Transgressive desire, everyday life, and the production of ‘modernity’ in Pakistani anglophone fiction

Authored by: Mosarrap Hossain Khan

The Routledge Companion to Pakistani Anglophone Writing

Print publication date:  September  2018
Online publication date:  October  2018

Print ISBN: 9781138745520
eBook ISBN: 9781315180618
Adobe ISBN:

10.4324/9781315180618-19

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Abstract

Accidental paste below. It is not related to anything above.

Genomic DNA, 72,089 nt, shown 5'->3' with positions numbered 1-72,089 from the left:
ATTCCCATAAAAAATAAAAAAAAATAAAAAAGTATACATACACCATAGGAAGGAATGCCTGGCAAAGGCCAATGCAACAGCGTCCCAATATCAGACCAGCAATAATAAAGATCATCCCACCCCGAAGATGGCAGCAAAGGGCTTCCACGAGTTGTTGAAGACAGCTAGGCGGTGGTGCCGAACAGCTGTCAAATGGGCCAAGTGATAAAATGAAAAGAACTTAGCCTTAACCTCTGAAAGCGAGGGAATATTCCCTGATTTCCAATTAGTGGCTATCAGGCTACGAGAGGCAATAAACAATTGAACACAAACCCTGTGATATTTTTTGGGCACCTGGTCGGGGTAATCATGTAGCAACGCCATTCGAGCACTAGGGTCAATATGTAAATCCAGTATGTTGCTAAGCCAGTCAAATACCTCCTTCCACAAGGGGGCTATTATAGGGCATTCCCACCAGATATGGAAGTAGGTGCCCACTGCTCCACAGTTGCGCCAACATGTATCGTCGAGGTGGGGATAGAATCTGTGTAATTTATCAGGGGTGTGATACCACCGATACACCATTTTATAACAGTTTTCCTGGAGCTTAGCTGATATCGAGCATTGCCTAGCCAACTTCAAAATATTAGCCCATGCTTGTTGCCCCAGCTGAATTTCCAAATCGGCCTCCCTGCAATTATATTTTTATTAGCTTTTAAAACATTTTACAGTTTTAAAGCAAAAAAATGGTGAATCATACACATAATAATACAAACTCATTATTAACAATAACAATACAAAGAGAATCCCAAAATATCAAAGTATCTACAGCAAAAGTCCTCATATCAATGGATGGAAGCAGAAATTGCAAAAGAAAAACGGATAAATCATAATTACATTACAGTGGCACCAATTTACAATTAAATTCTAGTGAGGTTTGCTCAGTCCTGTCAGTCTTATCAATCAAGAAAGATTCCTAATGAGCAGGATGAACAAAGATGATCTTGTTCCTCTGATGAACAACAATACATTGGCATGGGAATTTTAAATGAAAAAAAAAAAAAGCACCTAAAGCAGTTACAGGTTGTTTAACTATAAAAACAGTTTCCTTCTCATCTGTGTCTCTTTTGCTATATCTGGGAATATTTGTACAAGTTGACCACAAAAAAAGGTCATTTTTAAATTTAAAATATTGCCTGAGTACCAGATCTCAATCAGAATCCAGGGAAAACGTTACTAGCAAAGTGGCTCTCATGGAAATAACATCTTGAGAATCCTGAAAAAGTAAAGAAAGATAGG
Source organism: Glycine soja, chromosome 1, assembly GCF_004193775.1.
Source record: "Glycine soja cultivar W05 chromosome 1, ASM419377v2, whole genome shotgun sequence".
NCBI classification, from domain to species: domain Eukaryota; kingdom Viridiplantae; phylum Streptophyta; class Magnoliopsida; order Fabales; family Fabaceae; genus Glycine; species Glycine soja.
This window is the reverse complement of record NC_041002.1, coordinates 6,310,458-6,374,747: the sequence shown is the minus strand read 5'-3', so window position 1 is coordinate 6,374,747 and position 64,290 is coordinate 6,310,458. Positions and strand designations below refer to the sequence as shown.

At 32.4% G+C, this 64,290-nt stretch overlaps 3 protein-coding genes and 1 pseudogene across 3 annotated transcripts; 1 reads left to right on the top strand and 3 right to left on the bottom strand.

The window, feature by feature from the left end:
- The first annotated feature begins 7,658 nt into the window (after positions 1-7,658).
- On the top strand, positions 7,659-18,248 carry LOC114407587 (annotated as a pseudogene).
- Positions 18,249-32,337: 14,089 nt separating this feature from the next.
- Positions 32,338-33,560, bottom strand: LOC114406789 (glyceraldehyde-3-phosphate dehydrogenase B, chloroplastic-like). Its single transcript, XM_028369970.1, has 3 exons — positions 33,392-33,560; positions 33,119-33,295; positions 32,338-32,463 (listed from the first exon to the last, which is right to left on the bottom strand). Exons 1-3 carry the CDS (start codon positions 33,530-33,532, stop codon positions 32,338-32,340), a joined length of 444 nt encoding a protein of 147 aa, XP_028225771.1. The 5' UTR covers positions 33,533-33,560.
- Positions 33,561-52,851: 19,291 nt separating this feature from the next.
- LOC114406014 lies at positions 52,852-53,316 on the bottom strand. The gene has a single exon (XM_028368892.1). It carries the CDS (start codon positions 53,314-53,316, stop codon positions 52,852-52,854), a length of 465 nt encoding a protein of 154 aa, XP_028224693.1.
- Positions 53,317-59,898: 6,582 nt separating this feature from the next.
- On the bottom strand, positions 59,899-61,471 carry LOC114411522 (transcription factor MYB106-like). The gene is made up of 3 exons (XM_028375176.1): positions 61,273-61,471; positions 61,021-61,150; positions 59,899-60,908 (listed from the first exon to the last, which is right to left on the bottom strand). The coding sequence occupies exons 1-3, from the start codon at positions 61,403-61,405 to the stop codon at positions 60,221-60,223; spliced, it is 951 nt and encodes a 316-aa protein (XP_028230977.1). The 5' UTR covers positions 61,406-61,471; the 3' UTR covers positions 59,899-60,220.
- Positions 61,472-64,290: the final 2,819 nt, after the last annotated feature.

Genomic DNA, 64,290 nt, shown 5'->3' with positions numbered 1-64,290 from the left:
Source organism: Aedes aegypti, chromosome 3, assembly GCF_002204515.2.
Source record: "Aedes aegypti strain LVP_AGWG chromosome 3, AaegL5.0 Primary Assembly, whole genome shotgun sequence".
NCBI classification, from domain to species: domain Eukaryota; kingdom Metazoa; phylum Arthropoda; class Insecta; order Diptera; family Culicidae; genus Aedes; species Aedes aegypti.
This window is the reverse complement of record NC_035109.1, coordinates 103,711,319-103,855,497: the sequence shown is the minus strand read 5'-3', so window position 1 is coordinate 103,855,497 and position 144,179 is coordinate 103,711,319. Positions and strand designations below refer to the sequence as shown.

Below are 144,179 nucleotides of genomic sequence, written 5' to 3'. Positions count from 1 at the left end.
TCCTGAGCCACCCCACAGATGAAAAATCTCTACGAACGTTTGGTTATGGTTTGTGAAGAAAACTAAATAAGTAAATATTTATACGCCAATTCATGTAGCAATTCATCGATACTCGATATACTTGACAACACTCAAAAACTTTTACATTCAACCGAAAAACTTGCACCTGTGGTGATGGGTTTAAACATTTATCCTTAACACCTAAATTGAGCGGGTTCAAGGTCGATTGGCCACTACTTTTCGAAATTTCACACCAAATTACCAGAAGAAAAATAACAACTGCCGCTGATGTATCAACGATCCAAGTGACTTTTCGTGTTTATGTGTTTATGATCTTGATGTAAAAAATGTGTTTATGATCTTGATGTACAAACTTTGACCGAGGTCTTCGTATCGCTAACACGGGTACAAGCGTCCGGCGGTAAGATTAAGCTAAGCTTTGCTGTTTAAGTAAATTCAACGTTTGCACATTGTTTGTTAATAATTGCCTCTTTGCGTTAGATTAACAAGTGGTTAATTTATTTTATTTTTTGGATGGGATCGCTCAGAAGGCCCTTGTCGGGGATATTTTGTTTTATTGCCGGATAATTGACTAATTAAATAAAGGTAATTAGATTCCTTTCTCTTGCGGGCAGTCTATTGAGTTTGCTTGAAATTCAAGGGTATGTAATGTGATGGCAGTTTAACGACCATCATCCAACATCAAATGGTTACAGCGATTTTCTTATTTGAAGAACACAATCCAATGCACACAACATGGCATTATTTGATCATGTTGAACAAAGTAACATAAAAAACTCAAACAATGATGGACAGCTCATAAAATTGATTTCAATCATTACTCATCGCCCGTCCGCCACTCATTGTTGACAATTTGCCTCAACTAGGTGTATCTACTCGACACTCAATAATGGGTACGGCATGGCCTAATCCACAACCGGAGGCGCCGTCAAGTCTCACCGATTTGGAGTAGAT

This chapter analyses Mohsin Hamid’s Moth Smoke (2000) and Nadeem Aslam’s Maps for Lost Lovers (2004) in order to illustrate how individual subjects seek to defamiliarise the traditional everyday by engaging in the ‘worldly’ practices of transgressive desire –romantic/illicit love – which become the site for the production of an incipient ‘modern’ Muslim subjectivity. The emergent theme of transgressive desire in Pakistani anglophone fiction posits individual liberation as a contestation with tradition in the domain of the sexual as residual desire that erupts repeatedly, often resulting in the violent deaths of fictional protagonists, mimicking the sociological reality in Pakistan.

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